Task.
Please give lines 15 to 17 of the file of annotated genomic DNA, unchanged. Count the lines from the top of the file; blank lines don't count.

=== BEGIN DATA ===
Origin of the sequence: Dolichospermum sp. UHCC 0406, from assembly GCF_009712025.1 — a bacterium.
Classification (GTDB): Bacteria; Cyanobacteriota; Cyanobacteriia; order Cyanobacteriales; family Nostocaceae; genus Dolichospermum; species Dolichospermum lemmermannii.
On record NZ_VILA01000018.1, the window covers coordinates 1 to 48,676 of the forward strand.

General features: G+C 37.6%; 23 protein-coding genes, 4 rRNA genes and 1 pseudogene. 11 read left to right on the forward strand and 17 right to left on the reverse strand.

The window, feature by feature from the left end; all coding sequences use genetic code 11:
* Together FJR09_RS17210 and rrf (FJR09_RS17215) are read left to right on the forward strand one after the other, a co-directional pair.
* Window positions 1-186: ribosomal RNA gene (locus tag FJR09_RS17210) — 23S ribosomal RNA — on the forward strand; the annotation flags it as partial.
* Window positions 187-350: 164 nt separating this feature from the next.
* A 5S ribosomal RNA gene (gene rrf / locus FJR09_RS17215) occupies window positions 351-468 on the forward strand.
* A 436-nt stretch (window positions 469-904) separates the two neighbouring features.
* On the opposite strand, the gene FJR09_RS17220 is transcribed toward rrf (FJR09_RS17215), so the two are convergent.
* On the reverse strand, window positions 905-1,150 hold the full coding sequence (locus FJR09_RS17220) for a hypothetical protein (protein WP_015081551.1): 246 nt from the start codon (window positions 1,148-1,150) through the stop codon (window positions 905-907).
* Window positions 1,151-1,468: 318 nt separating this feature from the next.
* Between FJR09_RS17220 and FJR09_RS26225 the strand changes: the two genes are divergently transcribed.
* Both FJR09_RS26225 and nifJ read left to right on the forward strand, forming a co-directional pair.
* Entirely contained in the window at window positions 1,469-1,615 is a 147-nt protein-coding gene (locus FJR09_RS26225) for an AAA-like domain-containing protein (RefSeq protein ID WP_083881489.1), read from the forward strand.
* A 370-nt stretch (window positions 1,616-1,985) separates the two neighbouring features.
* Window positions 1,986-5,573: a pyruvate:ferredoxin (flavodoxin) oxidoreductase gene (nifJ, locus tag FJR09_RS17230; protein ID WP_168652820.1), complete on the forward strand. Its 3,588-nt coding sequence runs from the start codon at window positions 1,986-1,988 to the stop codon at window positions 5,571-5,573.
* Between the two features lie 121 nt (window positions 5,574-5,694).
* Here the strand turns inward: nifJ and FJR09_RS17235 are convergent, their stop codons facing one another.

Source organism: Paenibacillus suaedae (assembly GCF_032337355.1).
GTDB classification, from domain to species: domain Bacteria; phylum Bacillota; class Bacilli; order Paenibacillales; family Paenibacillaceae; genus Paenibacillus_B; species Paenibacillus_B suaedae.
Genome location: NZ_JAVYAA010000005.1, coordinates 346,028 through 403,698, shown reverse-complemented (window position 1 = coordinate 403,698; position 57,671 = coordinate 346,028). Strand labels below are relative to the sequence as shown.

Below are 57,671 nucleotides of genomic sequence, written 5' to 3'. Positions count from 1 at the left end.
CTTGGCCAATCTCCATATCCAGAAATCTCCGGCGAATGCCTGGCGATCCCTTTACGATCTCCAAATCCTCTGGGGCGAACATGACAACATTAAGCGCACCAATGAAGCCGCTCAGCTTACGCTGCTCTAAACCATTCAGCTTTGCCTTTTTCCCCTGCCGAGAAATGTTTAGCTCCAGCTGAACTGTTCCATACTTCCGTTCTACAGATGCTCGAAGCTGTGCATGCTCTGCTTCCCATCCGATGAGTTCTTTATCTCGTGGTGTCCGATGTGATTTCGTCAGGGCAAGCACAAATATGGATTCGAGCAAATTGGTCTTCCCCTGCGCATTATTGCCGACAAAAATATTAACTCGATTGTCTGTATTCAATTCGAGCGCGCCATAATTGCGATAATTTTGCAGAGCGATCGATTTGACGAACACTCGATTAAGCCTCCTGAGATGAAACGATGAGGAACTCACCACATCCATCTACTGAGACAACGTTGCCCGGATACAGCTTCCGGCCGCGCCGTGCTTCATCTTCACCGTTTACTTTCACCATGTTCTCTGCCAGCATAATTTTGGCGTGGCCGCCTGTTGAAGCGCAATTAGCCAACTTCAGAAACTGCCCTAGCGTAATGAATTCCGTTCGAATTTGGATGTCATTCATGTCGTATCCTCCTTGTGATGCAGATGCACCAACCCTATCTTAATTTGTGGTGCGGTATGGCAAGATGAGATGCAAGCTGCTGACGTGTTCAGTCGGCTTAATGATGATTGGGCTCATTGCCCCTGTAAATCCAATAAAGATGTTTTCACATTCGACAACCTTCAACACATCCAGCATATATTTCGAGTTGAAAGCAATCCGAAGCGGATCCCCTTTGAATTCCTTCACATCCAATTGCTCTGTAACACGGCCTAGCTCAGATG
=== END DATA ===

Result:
* Both FJR09_RS26225 and nifJ read left to right on the forward strand, forming a co-directional pair.
* Entirely contained in the window at window positions 1,469-1,615 is a 147-nt protein-coding gene (locus FJR09_RS26225) for an AAA-like domain-containing protein (RefSeq protein ID WP_083881489.1), read from the forward strand.
* A 370-nt stretch (window positions 1,616-1,985) separates the two neighbouring features.